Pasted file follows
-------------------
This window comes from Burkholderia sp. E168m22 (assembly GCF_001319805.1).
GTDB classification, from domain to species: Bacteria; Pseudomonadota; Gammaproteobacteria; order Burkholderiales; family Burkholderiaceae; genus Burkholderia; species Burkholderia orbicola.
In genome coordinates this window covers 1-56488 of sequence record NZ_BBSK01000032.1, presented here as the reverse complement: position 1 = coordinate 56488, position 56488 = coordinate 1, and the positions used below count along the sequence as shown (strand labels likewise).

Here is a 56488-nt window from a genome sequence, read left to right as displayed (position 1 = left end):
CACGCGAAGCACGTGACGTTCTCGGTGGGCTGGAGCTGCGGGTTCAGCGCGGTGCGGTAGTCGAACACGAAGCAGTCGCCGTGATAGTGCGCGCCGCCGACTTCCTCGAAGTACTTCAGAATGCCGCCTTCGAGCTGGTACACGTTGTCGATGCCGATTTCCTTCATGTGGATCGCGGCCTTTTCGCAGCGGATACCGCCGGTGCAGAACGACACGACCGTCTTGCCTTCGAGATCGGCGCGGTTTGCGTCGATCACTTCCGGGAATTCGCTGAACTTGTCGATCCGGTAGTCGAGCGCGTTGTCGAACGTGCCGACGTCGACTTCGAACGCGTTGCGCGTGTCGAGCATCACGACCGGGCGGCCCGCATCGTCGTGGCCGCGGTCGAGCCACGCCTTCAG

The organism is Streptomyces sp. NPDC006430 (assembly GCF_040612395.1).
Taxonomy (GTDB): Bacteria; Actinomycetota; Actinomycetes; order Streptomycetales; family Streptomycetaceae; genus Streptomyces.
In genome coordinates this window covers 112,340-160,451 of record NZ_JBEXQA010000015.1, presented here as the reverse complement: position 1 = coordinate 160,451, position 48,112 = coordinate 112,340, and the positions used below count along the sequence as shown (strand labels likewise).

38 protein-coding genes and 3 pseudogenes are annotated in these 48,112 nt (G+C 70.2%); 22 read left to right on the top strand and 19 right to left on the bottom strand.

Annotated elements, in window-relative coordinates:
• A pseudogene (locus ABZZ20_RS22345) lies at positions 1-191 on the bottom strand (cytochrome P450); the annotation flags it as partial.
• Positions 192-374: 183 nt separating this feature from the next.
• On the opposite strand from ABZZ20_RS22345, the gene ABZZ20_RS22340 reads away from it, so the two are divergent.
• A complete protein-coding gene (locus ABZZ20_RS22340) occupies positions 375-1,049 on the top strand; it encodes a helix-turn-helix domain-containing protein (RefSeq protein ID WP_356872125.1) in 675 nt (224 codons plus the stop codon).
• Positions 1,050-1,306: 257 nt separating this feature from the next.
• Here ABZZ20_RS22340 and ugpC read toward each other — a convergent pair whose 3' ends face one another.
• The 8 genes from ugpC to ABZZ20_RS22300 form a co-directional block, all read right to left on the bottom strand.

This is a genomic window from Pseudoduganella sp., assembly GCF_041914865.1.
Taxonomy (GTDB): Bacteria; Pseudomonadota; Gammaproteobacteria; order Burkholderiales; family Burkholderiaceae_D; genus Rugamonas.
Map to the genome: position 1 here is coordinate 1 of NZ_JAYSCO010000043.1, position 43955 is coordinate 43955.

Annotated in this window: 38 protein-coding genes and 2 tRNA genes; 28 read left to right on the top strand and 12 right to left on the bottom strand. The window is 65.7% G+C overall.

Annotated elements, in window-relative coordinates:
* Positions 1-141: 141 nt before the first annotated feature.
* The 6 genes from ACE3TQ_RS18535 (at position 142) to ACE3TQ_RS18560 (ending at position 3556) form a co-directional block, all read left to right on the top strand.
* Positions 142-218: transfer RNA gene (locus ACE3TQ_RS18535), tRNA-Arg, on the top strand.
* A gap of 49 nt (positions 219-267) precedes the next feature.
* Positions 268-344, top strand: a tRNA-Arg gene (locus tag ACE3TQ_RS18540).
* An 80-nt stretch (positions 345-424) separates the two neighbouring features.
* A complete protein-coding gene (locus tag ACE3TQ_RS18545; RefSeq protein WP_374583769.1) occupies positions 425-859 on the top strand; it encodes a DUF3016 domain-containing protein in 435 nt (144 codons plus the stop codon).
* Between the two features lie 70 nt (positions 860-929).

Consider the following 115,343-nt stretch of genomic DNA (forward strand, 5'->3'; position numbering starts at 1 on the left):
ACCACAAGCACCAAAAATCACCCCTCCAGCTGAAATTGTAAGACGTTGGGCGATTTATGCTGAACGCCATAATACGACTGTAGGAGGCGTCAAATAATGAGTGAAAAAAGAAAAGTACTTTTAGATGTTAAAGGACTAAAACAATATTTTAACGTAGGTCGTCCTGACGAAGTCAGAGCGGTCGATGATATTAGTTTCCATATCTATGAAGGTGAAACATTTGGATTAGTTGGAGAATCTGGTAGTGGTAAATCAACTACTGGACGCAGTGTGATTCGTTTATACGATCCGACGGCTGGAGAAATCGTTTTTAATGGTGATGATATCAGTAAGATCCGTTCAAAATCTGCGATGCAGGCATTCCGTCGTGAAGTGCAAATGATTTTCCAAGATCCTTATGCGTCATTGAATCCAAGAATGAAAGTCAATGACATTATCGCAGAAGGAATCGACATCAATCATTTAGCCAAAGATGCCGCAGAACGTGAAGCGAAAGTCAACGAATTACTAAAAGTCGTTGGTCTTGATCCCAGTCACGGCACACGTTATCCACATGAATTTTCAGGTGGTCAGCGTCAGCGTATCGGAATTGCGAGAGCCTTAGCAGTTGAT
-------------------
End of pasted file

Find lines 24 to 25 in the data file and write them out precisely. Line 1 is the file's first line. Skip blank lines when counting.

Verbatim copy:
* The 6 genes from ACE3TQ_RS18535 (at position 142) to ACE3TQ_RS18560 (ending at position 3556) form a co-directional block, all read left to right on the top strand.
* Positions 142-218: transfer RNA gene (locus ACE3TQ_RS18535), tRNA-Arg, on the top strand.